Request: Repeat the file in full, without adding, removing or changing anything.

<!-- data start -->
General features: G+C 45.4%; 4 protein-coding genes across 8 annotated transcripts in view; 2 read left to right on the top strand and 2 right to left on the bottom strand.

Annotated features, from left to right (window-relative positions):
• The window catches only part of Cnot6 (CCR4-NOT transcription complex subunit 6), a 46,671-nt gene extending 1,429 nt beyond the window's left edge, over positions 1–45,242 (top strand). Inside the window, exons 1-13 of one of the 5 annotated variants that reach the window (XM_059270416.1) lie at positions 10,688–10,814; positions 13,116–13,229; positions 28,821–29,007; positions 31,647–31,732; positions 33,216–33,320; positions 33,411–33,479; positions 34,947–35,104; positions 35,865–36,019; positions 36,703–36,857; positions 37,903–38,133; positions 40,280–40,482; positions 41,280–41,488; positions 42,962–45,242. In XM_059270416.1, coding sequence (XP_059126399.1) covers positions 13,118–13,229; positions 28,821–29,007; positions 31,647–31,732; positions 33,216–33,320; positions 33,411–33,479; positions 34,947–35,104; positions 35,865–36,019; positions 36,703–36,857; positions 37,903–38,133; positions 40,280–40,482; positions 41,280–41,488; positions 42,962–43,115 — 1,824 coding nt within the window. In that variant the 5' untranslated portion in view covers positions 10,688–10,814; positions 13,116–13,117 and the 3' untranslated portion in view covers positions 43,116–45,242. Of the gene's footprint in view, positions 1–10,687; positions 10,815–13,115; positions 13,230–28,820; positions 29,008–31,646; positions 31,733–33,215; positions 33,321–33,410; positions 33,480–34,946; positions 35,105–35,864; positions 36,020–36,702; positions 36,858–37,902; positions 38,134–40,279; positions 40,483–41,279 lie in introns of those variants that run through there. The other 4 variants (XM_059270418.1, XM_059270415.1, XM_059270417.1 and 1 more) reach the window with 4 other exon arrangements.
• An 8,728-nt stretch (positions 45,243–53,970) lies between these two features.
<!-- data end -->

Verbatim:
General features: G+C 45.4%; 4 protein-coding genes across 8 annotated transcripts in view; 2 read left to right on the top strand and 2 right to left on the bottom strand.

Annotated features, from left to right (window-relative positions):
• The window catches only part of Cnot6 (CCR4-NOT transcription complex subunit 6), a 46,671-nt gene extending 1,429 nt beyond the window's left edge, over positions 1–45,242 (top strand). Inside the window, exons 1-13 of one of the 5 annotated variants that reach the window (XM_059270416.1) lie at positions 10,688–10,814; positions 13,116–13,229; positions 28,821–29,007; positions 31,647–31,732; positions 33,216–33,320; positions 33,411–33,479; positions 34,947–35,104; positions 35,865–36,019; positions 36,703–36,857; positions 37,903–38,133; positions 40,280–40,482; positions 41,280–41,488; positions 42,962–45,242. In XM_059270416.1, coding sequence (XP_059126399.1) covers positions 13,118–13,229; positions 28,821–29,007; positions 31,647–31,732; positions 33,216–33,320; positions 33,411–33,479; positions 34,947–35,104; positions 35,865–36,019; positions 36,703–36,857; positions 37,903–38,133; positions 40,280–40,482; positions 41,280–41,488; positions 42,962–43,115 — 1,824 coding nt within the window. In that variant the 5' untranslated portion in view covers positions 10,688–10,814; positions 13,116–13,117 and the 3' untranslated portion in view covers positions 43,116–45,242. Of the gene's footprint in view, positions 1–10,687; positions 10,815–13,115; positions 13,230–28,820; positions 29,008–31,646; positions 31,733–33,215; positions 33,321–33,410; positions 33,480–34,946; positions 35,105–35,864; positions 36,020–36,702; positions 36,858–37,902; positions 38,134–40,279; positions 40,483–41,279 lie in introns of those variants that run through there. The other 4 variants (XM_059270418.1, XM_059270415.1, XM_059270417.1 and 1 more) reach the window with 4 other exon arrangements.
• An 8,728-nt stretch (positions 45,243–53,970) lies between these two features.